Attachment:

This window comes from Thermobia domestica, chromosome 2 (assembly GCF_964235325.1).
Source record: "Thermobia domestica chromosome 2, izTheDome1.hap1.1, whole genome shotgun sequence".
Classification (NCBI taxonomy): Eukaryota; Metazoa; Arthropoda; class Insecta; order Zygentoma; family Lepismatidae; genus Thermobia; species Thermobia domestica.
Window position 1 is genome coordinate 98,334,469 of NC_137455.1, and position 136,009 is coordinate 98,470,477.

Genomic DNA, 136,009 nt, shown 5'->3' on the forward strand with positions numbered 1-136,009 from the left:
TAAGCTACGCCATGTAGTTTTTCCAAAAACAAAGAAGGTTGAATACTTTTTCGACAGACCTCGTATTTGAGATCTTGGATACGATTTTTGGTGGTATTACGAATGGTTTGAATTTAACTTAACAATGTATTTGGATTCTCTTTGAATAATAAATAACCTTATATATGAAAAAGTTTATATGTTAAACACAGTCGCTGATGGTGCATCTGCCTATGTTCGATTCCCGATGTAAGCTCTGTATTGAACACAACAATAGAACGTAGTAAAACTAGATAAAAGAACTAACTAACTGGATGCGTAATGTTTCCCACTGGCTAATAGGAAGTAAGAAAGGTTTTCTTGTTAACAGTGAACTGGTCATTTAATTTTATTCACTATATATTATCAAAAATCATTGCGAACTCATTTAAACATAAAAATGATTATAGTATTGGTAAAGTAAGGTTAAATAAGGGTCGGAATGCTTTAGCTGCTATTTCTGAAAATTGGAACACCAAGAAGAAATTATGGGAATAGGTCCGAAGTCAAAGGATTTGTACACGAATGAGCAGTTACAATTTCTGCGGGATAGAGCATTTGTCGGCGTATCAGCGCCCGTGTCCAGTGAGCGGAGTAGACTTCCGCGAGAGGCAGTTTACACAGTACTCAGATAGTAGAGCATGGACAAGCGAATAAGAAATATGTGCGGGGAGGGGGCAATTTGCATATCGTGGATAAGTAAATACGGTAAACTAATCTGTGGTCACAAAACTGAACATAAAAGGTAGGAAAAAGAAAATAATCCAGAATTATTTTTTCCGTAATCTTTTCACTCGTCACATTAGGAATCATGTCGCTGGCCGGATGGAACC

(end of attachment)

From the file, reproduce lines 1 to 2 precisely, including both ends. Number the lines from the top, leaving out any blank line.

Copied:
This window comes from Thermobia domestica, chromosome 2 (assembly GCF_964235325.1).
Source record: "Thermobia domestica chromosome 2, izTheDome1.hap1.1, whole genome shotgun sequence".